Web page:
sustainable home

Sustainable Home Improvement: 3 Environment-Friendly Ways to Update Your Home

At first glance, it might not seem like going for earth-friendly and sustainable home improvement is sensible, but you’ll find that it’s very beneficial in the long run.

Generally speaking, home improvement, whether big or small, can increase the aesthetic value of your property. But sustainable home improvement can do more for you: it can reduce your cooling, heating, as well as maintenance costs, all while adding more value to your home’s aesthetic value and curbside appeal.

There are many ways you can improve your home the green way, but today, we’ll focus on the three areas of your home that often get overlooked.

External Walls

The walls of your home serve as a supporting structure for the entire building. It also protects roughed-in wires and insulation, but most importantly it affects the overall look of your home.

Old and cracked walls make the structure look dull, neglected, or weak. Whether you’re looking to repair wall cracks, dealing with dilapidated paint, or simply want to update the look of your home, rendering is an excellent way to deal with all of these.

Once the rendering is done, you can expect your walls to look smoother and cleaner. It comes in a variety of colors, making it much easier for you to find a shade that works for you. Rendering also lasts long: up to 25 years. This means fewer repainting expenses and fewer maintenance worries for you.

On top of that, it has weatherproofing capabilities that prevent moisture build-up on walls and eliminate dampness on the surface of the wall. This helps prevent wall degradation from occurring, thereby prolong the life of your walls.

Rendering can be done for both internal and external walls.

Roofing

The roof of your home protects the entire structure, internally and externally. When selecting materials for the roof, choose one that can withstand harsh weather conditions and maintain its resiliency through decades. Some of the eco-friendly roof materials can last twice longer as traditional roofing materials.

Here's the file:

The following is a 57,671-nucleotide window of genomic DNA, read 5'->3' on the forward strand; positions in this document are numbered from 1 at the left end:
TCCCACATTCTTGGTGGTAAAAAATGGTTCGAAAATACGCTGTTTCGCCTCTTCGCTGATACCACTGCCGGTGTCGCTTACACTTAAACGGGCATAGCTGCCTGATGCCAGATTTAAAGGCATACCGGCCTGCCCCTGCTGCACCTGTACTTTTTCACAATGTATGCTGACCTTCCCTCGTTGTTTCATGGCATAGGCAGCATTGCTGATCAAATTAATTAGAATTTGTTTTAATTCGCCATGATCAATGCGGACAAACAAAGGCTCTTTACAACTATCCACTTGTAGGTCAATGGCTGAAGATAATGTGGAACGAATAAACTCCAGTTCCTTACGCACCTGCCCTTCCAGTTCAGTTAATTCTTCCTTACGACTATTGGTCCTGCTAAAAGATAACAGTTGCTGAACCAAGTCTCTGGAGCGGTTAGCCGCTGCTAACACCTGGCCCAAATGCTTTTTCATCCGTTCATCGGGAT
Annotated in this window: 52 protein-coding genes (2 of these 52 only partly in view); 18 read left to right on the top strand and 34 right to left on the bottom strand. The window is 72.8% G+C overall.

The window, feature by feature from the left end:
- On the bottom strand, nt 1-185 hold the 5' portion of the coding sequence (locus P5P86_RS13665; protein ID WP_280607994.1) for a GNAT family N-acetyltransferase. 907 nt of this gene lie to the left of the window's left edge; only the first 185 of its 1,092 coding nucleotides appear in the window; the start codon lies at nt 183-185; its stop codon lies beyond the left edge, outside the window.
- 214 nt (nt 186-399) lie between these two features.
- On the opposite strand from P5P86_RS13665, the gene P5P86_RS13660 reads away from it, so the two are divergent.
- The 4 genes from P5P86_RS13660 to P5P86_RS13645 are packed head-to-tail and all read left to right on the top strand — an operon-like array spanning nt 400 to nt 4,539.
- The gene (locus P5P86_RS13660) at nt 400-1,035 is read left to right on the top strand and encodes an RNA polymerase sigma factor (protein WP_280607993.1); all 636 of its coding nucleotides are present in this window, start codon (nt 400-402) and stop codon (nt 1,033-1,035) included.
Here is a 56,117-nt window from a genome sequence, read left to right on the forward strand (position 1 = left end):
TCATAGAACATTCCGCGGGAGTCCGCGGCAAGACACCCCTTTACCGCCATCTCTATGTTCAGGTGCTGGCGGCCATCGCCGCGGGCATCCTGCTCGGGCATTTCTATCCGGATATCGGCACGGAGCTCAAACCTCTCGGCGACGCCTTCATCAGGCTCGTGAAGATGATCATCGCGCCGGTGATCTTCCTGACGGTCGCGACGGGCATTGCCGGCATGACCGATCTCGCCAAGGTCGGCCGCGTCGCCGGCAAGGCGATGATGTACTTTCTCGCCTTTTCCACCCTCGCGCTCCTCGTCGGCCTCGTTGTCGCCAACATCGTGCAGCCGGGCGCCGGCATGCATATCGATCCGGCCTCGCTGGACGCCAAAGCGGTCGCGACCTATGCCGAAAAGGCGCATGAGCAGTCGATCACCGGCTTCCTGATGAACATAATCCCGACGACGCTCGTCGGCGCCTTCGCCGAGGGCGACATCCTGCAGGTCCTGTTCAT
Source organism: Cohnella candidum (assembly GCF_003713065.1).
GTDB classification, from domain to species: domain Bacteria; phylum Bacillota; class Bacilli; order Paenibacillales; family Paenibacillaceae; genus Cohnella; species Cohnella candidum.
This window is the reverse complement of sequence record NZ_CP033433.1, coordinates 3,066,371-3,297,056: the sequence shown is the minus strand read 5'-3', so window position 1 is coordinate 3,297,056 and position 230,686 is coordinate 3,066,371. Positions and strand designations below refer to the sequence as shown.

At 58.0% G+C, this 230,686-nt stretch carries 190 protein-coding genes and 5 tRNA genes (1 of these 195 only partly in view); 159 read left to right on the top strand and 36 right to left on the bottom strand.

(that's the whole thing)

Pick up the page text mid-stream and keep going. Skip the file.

If you’re planning to re-roof your home, you might want to consider opting for what they call sustainable roofing: recycled shingles, solar power roofs, and living roofs (aka green roofs).

Recycled shingles are made with recycled waste materials including post-consumer and post-industrial waste. These are incredibly durable and can withstand extreme weather conditions. Aside from not having to change your shingles after every few years, the use of waste materials to

Solar power roofs have the ability to hold the energy to supply your home with power off the mains. You have more control over your home’s energy production and consumption. This lets you cut down your energy consumption, reducing your bill cost and reducing your carbon emission in the process.

Living roofs are — you guessed it — roofs covered with vegetation.  The living room is equipped with a waterproofing membrane where the planting medium is placed. It serves as an additional layer of insulation for your home and reduces the amount of noise that creeps into your home.

Flooring

fixing the flooring

If you’re looking to update your flooring through sustainable fashion and want a soft and luxurious feel underfoot, consider using carpets nylon carpets made with recycled materials. Nylon is a resilient fiber which means it can stand heavy foot traffic and heavy wear.

Generally, carpets can help with sound insulation and keep your feet warm, unlike uncarpeted floors that feel cold underfoot. When choosing a Nylon carpet, pick one that has thick enough padding, as this is important in the absorption of foot traffic noise. The thicker the padding, the less sound transfer there will be.

However, if you’re planning to change your floor altogether, consider using Bamboo flooring. Bamboo is a fast-growing plant that has a short growing cycle and can be harvested as soon as it reaches maturity. It regrows itself after harvesting, making it one of the most sustainable options for wood flooring.

Timber, on the other hand, remains a popular choice for homeowners. Look for timber floors that are derived from Forrest Stewardship Council (FSC) approved sources — forest certified as sustainable and adhere to the international standards of responsible forestry management.

Taking the Green Route

When you choose to update and improve your home using green and environment-friendly materials, you can significantly cut down on energy and maintenance costs, and enjoy these benefits of doing so, year after year.

By starting with the three areas mentioned above, you can be sure that you’re making appreciable improvements to your property and making a huge contribution to the reduction of waste and carbon emission.

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